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The poem "Barbie Doll" was written by the contemporary Jewish-American writer Marge Piercy. It reflects many of the common themes of her work, including feminism, social protest, and Jewish identity.
The girl in the poem is being brought up inside the conventions of WASP (white Anglo-Saxon Protestant) society. She is given a Barbie doll, which symbolizes the ideal to which she is expected to conform. As many feminists have pointed out, the Barbie has completely unrealistic proportions, to a degree where its influence has been thought to have a negative effect on girls' body images.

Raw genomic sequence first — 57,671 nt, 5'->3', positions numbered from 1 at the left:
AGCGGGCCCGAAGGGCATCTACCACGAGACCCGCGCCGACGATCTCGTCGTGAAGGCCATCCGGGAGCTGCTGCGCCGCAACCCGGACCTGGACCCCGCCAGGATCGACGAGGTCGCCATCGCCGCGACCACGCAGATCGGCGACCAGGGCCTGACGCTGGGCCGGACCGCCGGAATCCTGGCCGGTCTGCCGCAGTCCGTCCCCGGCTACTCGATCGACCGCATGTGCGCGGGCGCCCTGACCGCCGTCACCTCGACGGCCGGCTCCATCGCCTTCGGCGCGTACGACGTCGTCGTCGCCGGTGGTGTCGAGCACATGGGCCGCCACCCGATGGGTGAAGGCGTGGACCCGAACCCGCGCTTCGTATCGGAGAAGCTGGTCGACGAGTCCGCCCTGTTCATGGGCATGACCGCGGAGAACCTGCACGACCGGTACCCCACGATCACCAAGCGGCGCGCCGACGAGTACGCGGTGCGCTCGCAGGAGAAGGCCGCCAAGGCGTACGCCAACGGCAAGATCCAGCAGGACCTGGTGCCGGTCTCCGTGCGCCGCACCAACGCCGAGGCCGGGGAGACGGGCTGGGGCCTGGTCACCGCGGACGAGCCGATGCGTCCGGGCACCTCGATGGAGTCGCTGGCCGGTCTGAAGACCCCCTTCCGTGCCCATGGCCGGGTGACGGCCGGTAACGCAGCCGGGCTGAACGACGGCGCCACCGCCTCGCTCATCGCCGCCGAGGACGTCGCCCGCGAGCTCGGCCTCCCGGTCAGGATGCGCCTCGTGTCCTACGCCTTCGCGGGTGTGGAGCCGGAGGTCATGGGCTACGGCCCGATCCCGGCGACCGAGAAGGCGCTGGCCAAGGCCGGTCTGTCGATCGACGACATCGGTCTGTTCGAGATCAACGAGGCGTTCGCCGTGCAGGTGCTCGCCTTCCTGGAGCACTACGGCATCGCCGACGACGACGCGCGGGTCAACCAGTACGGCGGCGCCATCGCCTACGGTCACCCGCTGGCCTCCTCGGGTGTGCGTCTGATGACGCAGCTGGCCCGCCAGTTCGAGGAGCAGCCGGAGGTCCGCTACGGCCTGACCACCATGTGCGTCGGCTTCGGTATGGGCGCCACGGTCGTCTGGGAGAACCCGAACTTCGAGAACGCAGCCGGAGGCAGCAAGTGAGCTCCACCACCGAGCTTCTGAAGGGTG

Even though the girl is athletic and smart, she is criticized for being unable to fit the classic WASP ideal; instead she has a large nose and thick, sturdy legs. Using the literary devices of ekphrasis and hyperbole, the poet imagines that the girl could only satisfy social expectations by chopping off her nose and legs and lying dead, like a doll, in a coffin with idealized plastic body parts.
Although the poem is written in free verse, it does use line breaks to create poetic rhythm and some repetition.
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